WWII veteran’s run-in with police led him to fight to change Houston institutions

Ernest Eguia’s work with LULAC brought Latinos into positions within the police and fire departments and City Hall.

By Terry GutierrezOctober 7, 2022 2:15 pm, , ,

This story is part of a Hispanic Heritage Month collaboration with Voces Oral History Center based at UT-Austin’s Moody School of Communication.

In the 1940s, Latinos did not hold positions in Houston’s police and fire departments. 

A World War II veteran named Ernest Eguia, along with hundreds of other Mexican-Americans, helped change that.

Eguia was born on Nov. 7, 1919, in Lockhart. His parents brought him to Houston as a toddler. He dropped out of high school and later got his GED.

But first, like millions of men of his generation, Eguia was drafted into the Army during World War II. He served in the European theater as a forward observer for the artillery and stayed in Germany months after the war ended serving with occupational forces. Then, he came back home.

Just days after arriving in Houston, Eguia had a run-in with police. He was in a car with his friends when the police unit swerved in front of them. Eguia yelled at the police, they were pulled over, and he was taken to the station.

“The police officer that brought me in was telling him that I was one of the guys that was in the car and that I was one of the smart ones. The guy says ‘smart what?’ ‘He’s a smart Mexican.’ And I said, ‘well, I think I see that things haven’t changed since I left here four years ago,’” Eguia said.

Eguia was indeed “a smart Mexican.” Though he had left school early, he was not afraid speaking up about discrimination. Then, a friend persuaded him to join the League of United Latin American Citizens, or LULAC. There had been a headline-grabbing story about how a Mexican-American Medal of Honor recipient had been denied service in a nearby town. The man, Macario Garcia, was wearing his uniform and protested. When a fight broke out, Garcia was arrested. His case galvanized Mexican-Americans across the country.

Eguia recognized there was work to be done in his backyard.

“We found out that there wasn’t a single, not one single police officer in Houston that was Hispanic or with a Hispanic name. Nobody in the fire department with a Hispanic name. Nobody working in City Hall with a Hispanic name,” Eguia said.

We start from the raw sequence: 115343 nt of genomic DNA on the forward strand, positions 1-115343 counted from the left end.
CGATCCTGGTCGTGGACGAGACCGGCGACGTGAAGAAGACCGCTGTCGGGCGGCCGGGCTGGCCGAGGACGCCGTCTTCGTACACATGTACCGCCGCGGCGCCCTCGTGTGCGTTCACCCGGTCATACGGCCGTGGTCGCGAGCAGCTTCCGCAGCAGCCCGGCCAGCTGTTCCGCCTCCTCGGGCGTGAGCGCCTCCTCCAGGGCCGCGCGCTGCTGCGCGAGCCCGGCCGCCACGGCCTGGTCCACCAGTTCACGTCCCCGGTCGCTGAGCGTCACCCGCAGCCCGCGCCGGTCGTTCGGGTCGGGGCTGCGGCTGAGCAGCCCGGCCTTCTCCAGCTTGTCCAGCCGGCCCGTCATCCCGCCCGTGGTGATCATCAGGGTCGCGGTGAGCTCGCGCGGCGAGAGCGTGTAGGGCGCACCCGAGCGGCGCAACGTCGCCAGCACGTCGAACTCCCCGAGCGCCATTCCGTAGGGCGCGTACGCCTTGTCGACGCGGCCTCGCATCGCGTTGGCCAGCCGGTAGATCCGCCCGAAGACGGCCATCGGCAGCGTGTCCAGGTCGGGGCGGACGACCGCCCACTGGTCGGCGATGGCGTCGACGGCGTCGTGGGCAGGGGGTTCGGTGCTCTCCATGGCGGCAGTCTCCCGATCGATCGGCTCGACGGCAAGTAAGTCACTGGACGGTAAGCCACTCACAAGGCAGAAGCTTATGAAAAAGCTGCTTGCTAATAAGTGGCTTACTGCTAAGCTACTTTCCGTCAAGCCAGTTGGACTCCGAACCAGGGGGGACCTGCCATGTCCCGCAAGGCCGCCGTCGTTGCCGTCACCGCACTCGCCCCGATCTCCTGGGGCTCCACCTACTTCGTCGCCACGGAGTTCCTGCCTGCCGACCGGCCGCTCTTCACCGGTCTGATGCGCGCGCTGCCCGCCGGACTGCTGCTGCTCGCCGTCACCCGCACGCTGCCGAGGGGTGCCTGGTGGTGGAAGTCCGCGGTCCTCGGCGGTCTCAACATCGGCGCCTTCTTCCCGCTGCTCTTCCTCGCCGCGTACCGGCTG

In 1948, LULAC called for a meeting with city leadership. 800 people showed up prepared to defend the integration of Latinos into Houston’s fire and police departments.

City leaders said the group had to meet several requirements. They must have been six feet tall, have a high school diploma and at least two years of college.

Lulacers who met those requirements stood up. The show of those Mexican-Americans who fit the basic criteria was undeniable. 

In the coming months, there were Latino police officers; Latino firemen; Latina secretaries at City Hall, including Eguia’s younger brother, Leon, who became one of Houston’s very first Latino firefighters.

Ernest Eguia’s work against discrimination did not stop there. Working with LULAC, he continued fighting for Houston’s Latino community. He traveled to surrounding areas, advocating for integration and equal opportunities. Voting rights were particularly important.

“People had to have a poll tax to vote. We fought against it through LULAC. And we did away with it so that people could vote and have the freedom to express themselves at polls,” Eguia said. “I feel that we have done some good. I, personally, was just maybe a pebble. It took the other 300 of us together to do it.”

Eguia died at the age of 95 on May 3, 2015. He was a member of LULAC for 67 years.

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